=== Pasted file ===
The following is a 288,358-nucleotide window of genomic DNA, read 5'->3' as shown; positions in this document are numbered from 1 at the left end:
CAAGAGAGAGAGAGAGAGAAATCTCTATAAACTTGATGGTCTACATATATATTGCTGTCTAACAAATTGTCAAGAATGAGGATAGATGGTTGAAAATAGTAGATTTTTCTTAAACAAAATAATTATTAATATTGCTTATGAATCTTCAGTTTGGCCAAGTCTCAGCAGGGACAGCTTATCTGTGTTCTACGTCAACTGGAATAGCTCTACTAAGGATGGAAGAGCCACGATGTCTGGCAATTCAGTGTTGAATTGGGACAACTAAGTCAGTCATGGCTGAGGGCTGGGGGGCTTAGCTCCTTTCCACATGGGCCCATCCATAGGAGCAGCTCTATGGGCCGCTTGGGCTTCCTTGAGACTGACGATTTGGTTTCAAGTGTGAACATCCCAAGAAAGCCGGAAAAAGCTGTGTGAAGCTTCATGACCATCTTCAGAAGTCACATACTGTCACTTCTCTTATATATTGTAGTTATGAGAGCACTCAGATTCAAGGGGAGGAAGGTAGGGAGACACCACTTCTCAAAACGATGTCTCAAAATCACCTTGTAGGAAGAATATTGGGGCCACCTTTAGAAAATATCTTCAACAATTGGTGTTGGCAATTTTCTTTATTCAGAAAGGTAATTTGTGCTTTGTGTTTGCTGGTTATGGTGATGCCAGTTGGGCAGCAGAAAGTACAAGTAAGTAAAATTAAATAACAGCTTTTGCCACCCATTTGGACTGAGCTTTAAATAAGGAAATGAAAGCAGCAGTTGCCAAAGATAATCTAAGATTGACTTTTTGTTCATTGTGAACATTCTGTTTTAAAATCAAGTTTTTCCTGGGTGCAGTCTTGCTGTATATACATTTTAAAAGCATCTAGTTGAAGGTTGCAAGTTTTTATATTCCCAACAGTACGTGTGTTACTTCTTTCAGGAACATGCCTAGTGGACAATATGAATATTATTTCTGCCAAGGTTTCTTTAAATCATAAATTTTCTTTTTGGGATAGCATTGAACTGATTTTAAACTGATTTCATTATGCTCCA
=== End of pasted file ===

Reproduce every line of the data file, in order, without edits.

The following is a 288,358-nucleotide window of genomic DNA, read 5'->3' as shown; positions in this document are numbered from 1 at the left end:
CAAGAGAGAGAGAGAGAGAAATCTCTATAAACTTGATGGTCTACATATATATTGCTGTCTAACAAATTGTCAAGAATGAGGATAGATGGTTGAAAATAGTAGATTTTTCTTAAACAAAATAATTATTAATATTGCTTATGAATCTTCAGTTTGGCCAAGTCTCAGCAGGGACAGCTTATCTGTGTTCTACGTCAACTGGAATAGCTCTACTAAGGATGGAAGAGCCACGATGTCTGGCAATTCAGTGTTGAATTGGGACAACTAAGTCAGTCATGGCTGAGGGCTGGGGGGCTTAGCTCCTTTCCACATGGGCCCATCCATAGGAGCAGCTCTATGGGCCGCTTGGGCTTCCTTGAGACTGACGATTTGGTTTCAAGTGTGAACATCCCAAGAAAGCCGGAAAAAGCTGTGTGAAGCTTCATGACCATCTTCAGAAGTCACATACTGTCACTTCTCTTATATATTGTAGTTATGAGAGCACTCAGATTCAAGGGGAGGAAGGTAGGGAGACACCACTTCTCAAAACGATGTCTCAAAATCACCTTGTAGGAAGAATATTGGGGCCACCTTTAGAAAATATCTTCAACAATTGGTGTTGGCAATTTTCTTTATTCAGAAAGGTAATTTGTGCTTTGTGTTTGCTGGTTATGGTGATGCCAGTTGGGCAGCAGAAAGTACAAGTAAGTAAAATTAAATAACAGCTTTTGCCACCCATTTGGACTGAGCTTTAAATAAGGAAATGAAAGCAGCAGTTGCCAAAGATAATCTAAGATTGACTTTTTGTTCATTGTGAACATTCTGTTTTAAAATCAAGTTTTTCCTGGGTGCAGTCTTGCTGTATATACATTTTAAAAGCATCTAGTTGAAGGTTGCAAGTTTTTATATTCCCAACAGTACGTGTGTTACTTCTTTCAGGAACATGCCTAGTGGACAATATGAATATTATTTCTGCCAAGGTTTCTTTAAATCATAAATTTTCTTTTTGGGATAGCATTGAACTGATTTTAAACTGATTTCATTATGCTCCA